Much has been made about Seahawks cornerback Richard Sherman’s rant after his team defeated the 49ers in last week’s hotly contested NFC Championship game. Sherman made an athletic play to tip the ball to his teammate who then secured it for a game clenching interception against the 49ers wide receiver Michael Crabtree. Sherman was seen taunting a dejected Crabtree after the play was over and continued his celebration by throwing up a choke sign towards the 49ers sideline. Immediately after the game, Sherman was interviewed by well-known sports reporter Erin Andrews. Sherman still excited about his big play, proceeded to shout into the camera about how great a player he was and how “sorry” of a receiver Michael Crabtree was. Erin had a look of astonishment on her face as she struggled to continue her questioning.
The reaction to Sherman’s now infamous rant reverberated across national news outlets and social media. My immediate reaction was one of disbelief that an athlete would go so far to disgrace another athlete on such a huge stage. As a former football player, I’ve dished out my share of smack talk on the field but I always shook my opponent’s hand afterwards – whether in victory or defeat. However, Richard Sherman decided that he would let out all of his frustrations and toss sportsmanship aside in an effort to further embarrass his opponent and shout to the world about his greatness.
I knew that Sherman had attended Stanford so I decided to google his bio and I was surprised to see that he graduated with a 4.2 GPA. While I was impressed with his academic performance, I was also confounded about how a top Stanford student athlete could unleash such a vociferous and self- aggrandizing tirade on national TV. His rant has been the central topic of discussion on sports blogs, Twitter, Facebook etc. with many supporters but mostly detractors referring to him as a thug. Sherman responded by suggesting that the term “thug” was actually just a euphemism for the N-word. I agree with him that the word “thug” when used to describe a black man is really just a code word — however, that doesn’t excuse his behavior or his antics. When I saw him shouting into the camera, I didn’t see a Stanford grad with a 4.2 GPA, I saw a wannabe thug embarrassing himself on national TV.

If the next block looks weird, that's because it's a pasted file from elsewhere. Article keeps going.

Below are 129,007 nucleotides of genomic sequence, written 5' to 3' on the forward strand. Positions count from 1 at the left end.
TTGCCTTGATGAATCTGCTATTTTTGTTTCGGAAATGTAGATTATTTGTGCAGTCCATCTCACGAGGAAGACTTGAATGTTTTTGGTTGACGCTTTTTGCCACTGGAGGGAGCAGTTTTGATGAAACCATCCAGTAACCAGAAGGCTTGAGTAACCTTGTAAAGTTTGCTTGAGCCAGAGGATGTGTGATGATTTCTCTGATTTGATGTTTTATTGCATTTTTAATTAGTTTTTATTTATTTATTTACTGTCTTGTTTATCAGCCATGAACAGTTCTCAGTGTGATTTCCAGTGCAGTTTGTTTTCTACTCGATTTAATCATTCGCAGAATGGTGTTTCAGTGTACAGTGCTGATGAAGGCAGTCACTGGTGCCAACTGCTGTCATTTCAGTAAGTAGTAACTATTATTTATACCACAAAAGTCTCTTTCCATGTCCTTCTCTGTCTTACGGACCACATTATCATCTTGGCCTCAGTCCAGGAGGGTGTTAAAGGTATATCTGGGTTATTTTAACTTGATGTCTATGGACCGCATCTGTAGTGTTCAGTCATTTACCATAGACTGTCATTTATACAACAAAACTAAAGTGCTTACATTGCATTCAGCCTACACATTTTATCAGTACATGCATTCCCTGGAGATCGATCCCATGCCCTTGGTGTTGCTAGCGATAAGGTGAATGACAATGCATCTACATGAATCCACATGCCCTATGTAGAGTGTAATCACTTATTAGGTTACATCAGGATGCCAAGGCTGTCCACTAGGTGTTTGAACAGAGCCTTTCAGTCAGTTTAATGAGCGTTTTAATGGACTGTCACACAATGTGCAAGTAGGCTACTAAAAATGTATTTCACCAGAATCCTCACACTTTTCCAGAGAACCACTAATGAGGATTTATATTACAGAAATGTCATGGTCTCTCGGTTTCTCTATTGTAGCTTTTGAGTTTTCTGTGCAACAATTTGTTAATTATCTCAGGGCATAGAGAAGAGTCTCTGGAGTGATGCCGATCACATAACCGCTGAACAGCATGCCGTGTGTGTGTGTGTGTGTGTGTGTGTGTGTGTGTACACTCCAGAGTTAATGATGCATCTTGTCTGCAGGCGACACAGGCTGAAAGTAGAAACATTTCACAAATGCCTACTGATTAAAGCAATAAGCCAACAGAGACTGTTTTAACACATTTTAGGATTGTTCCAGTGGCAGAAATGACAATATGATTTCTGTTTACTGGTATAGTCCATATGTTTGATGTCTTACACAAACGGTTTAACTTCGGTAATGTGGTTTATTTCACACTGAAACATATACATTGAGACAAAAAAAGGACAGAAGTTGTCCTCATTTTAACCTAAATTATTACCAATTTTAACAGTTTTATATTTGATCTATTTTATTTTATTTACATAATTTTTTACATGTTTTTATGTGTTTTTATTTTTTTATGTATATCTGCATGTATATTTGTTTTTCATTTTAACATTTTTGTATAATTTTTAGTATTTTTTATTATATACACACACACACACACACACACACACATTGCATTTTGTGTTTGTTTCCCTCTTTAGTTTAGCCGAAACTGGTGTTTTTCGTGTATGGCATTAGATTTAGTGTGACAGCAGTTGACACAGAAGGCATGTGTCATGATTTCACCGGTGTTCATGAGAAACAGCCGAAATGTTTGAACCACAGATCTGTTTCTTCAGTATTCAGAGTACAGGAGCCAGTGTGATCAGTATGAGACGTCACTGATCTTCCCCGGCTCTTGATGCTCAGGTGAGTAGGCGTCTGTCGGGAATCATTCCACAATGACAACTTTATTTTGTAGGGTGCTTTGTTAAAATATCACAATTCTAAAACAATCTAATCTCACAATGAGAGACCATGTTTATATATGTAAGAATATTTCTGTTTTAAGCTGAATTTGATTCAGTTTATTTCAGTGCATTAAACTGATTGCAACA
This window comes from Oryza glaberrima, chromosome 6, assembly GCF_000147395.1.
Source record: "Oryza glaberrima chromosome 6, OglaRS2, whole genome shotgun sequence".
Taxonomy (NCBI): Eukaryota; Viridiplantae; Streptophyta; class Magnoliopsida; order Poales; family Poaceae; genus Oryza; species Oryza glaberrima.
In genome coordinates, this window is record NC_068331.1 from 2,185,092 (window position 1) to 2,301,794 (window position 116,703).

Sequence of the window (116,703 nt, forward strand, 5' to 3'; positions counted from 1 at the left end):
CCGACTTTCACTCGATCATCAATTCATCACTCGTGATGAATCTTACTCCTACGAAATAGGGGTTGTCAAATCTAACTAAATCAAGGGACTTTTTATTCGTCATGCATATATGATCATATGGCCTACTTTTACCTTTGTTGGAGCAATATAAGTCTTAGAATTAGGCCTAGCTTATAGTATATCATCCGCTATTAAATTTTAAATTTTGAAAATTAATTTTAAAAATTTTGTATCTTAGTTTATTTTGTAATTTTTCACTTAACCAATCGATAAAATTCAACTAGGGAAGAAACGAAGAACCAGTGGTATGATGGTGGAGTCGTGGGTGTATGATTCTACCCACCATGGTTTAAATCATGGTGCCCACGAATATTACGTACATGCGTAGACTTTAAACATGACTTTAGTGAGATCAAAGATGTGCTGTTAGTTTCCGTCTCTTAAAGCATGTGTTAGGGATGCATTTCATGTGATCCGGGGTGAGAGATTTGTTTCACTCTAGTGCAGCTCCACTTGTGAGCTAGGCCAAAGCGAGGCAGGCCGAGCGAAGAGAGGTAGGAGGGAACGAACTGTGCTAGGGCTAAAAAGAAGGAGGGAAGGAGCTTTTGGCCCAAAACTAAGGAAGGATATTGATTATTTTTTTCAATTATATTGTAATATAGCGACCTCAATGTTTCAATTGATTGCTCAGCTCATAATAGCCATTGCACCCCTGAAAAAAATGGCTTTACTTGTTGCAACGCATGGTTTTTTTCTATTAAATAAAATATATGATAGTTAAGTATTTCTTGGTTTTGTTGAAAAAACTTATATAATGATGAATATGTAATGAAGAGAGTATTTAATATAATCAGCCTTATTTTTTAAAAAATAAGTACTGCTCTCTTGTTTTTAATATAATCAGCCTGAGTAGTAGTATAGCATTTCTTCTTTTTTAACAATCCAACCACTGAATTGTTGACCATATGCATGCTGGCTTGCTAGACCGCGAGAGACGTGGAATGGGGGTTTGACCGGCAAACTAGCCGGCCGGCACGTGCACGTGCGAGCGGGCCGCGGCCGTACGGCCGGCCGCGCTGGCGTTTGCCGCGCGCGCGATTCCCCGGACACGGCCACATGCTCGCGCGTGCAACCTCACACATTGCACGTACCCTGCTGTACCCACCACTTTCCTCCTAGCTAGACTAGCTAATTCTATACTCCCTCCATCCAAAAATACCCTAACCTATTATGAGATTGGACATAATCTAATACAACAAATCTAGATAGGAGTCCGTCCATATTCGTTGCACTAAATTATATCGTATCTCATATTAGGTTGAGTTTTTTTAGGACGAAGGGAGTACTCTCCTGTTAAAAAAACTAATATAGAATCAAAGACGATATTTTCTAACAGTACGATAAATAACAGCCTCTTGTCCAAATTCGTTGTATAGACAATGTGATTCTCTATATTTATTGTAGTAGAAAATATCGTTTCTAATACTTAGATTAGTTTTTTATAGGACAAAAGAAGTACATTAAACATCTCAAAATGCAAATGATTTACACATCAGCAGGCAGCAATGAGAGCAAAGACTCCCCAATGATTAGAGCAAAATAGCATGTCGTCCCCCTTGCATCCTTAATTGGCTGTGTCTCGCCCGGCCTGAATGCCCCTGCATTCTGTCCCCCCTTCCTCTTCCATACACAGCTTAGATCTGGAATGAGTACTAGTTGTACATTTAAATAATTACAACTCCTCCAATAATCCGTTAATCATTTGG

Once the storm of criticism began to swell, many people began to make excuses for him by suggesting that he should get a pass because he made it out of Compton or because he was a great student at a renowned university. Some have also said that he was just reacting in the heat of the moment, but his demeanor didn’t seem to change until he was forced to issue an apology by his head coach. Since arriving in the NFL three years ago, Sherman has been known as a “hot head”, an agitator – someone who takes pleasure in disgracing his opponent. So his post-game rant was really just an extension of his on field behavior. I applaud the fact that he made it out of a rough neighborhood and became successful, but he’s not the first black man to ever beat the odds nor will he be the last.
I saw a Facebook post comparing Justin Beiber’s recent arrest and his past troubles with Richard Sherman’s tirade, suggesting that there’s a double standard when it comes to black people in the media. It’s true, there’s always been a double standard! But does that mean that we should lower our expectations of ourselves as a result? No, it doesn’t. Imagine if President Obama blamed his recent troubles regarding the NSA and Obamacare on the fact that he was black and came from a single parent household. I personally believe that if he were a Republican, they would be carving out a monument for him on Mount Rushmore right next to Lincoln, Washington, Roosevelt and Jefferson as we speak.
Every man regardless of his race is accountable for his own behavior. Yes, some black men are thugs. Yes, some black men do commit more crimes than others and there may be socio-economic issues that are the root cause but for those like Richard Sherman there should be a higher standard. That’s why I was so disappointed in his behavior, instead of portraying himself as a smart, fearless football player – he came across as just another thug, beating his chest and looking for personal attention in a team sport.
The real tragedy in his tirade was that instead of America talking about his personal story of overcoming the odds, being a role model and becoming a star cornerback in the NFL – all we heard about was the “thug” word, stereotypes about black athletes and double standards in the media. I’m personally tired of hearing, “Oh that’s just how black people act.” It sounds like such a cop-out. If I embarrass myself in front of my clients, I don’t expect them to treat me differently because I’m black – I have too much respect for myself to allow that type of thinking.
Perhaps we’ve come to accept a lower standard, sagging pants, grilled teeth, fatherless children and a lack of education seem to be in vogue. I choose to hold myself to a higher standard and I expect those with the gifts and talents like Richard Sherman to do the same but maybe I’m just being hopeful and naïve because I still believe in the old mantra – Each one teach one.